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Marc-Antoine CHARPENTIER (1643-1704)
La Descente d’Orphée aux Enfers
, H488 (The Descent of Orpheus to the Underworld) (1686/7?) [54:38]
Orphée - Robert Getchell (haute-contre)
Eurydice – Caroline Weynants (soprano)           
Daphné – Violaine le Chenadec (soprano)
Œnone - Caroline Dangin-Bardot (soprano)
Aréthuse / Proserpine  - Caroline Arnaud (soprano) Lucile Richardot (mezzo)
Ixion – Stephen Collardelle (haute-contre)
Tantale - Davy Cornillot (tenor)
Apollon / Titye – Étienne Bazola (baritone)
Pluton  - Nicolas Brooymans (bass)
Ensemble Correspondances [Béatrice Linon, Josèphe Cottet (violins); Lucile Perret, Matthieu Bertaud (flutes); Mathilde Vialle, Lucile Boulanger, Myriam Rignol (viols); Antoine Touche (bass viol); Thibaut Roussel, Diego Salamanca (theorbos); Arnaud de Pasquale (harpsichord)]/Sébastien Daucé (organ)
rec. Grenoble MC2, January 2016. DDD
Texts and translations included.
HARMONIA MUNDI HMM902279 [54:38]

Reviewed as 24/44.1 download with pdf booklet from

There already existed two recordings of this delectable short chamber-scale opera, the last which Charpentier composed:

– Les Arts Florissants/William Christie – Erato 0630119132 (mid-price, or budget-price download) or Warner 2564617852 (4 CDs for around £16, with Divertissements, Les Plaisirs de Versailles, In nativitatem Domini) or download only with the contents of the 4-CD set plus music by Couperin, Monteverdi, Mozart, Purcell, Rameau, etc., 7½ hours around £17.

– Boston Early Music Festival Chorus and Orchestra/Paul O’Dette, Stephen Stubbs – CPO 7778762 (full-price, with La Couronne des Fleurs). Recording of the Month – review DL News 2014/10 .

Both these have a great deal to recommend them: the Christie can be obtained very inexpensively, especially as a download or in the 4-CD pack with some other fine music, while the Boston version comes with a substantial 26-minute filler, the only current recording of La Couronne des Fleurs.  Both are well played and recorded and choice between them can safely be left to price and coupling.

Now along comes another recording, also very well performed and available from in 24-bit sound for only a little more than 16-bit.  ($14.75 and $12.29 respectively).  It’s only at 44.1 kHz but it sounds excellent).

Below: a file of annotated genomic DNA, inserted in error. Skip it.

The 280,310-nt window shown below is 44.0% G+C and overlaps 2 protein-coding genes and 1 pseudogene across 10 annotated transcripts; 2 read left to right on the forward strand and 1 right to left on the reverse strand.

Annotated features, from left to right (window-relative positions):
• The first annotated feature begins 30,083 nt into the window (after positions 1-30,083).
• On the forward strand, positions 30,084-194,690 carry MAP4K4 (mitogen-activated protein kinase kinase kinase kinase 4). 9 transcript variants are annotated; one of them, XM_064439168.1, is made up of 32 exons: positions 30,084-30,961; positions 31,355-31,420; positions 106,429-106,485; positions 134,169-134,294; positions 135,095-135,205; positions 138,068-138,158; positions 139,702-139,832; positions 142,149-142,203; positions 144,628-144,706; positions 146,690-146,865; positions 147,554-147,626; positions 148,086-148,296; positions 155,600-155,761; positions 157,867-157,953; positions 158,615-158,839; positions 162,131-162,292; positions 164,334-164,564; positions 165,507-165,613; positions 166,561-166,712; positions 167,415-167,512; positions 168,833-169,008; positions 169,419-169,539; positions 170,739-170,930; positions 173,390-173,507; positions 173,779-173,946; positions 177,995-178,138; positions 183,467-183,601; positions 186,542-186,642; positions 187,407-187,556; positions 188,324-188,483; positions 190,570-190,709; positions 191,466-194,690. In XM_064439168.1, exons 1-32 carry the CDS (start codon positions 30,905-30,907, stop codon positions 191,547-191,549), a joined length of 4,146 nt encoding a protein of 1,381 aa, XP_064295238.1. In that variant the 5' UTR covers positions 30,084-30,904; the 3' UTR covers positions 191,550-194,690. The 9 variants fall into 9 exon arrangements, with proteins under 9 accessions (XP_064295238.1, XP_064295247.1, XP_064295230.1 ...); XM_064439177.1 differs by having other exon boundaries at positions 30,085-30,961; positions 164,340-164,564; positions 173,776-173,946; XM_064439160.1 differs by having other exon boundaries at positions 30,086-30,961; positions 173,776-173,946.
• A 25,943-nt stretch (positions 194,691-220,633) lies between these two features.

Ensemble Correspondances and Sébastien Daucé already have serial form – very good form – in recording Charpentier and his contemporaries.  In December 2016 Harmonia Mundi released a recording of his Pastorale de Noël and other Christmas music, which elicited high praise from Johan van Veen – review – and Simon Thompson was equally lyrical in reviewing their 2-CD set of the music associated with Louis XIV in his role as Sun King, as was I in recommending their recording of De Lalande’s Tenebræ in DL News 2015/3.  Earlier still they achieved another Recording of the Month rating from Johan van Veen for Charpentier’s Litanies de la Viergereview – a performance which I rated as sumptuous – DL News 2013/13.

Charpentier himself seems to have sung the title role in the first performance, probably before the Dauphin, but I can hardly imagine that he would have found fault with Robert Getchell in that role here or, indeed, with any of the singers.  It’s not a major point, but it’s good to have a genuine haute-contre rather than a high tenor as Orpheus and in the part of Ixion.

The new recording comes with a very adequate set of notes, libretto and translation, but that which accompanies the CPO – also available with the download – is stunning in its detail.

In my review of the Litanies recording I mentioned the CD cover as my only excuse for nit-picking.  Compare the CPO and Erato covers with the drab equivalent for new release and you may well react similarly.

Lovers of French baroque music are well served by these three recordings: the only problem is making a choice.  We now have three very fine recordings of this attractive music, so you won’t go wrong with any of them, least of all with the new Harmonia Mundi.  If you have not yet made the acquaintance of Sebastien Daucé and his team, this or any of the other albums which I’ve mentioned awaits you.

Brian Wilson



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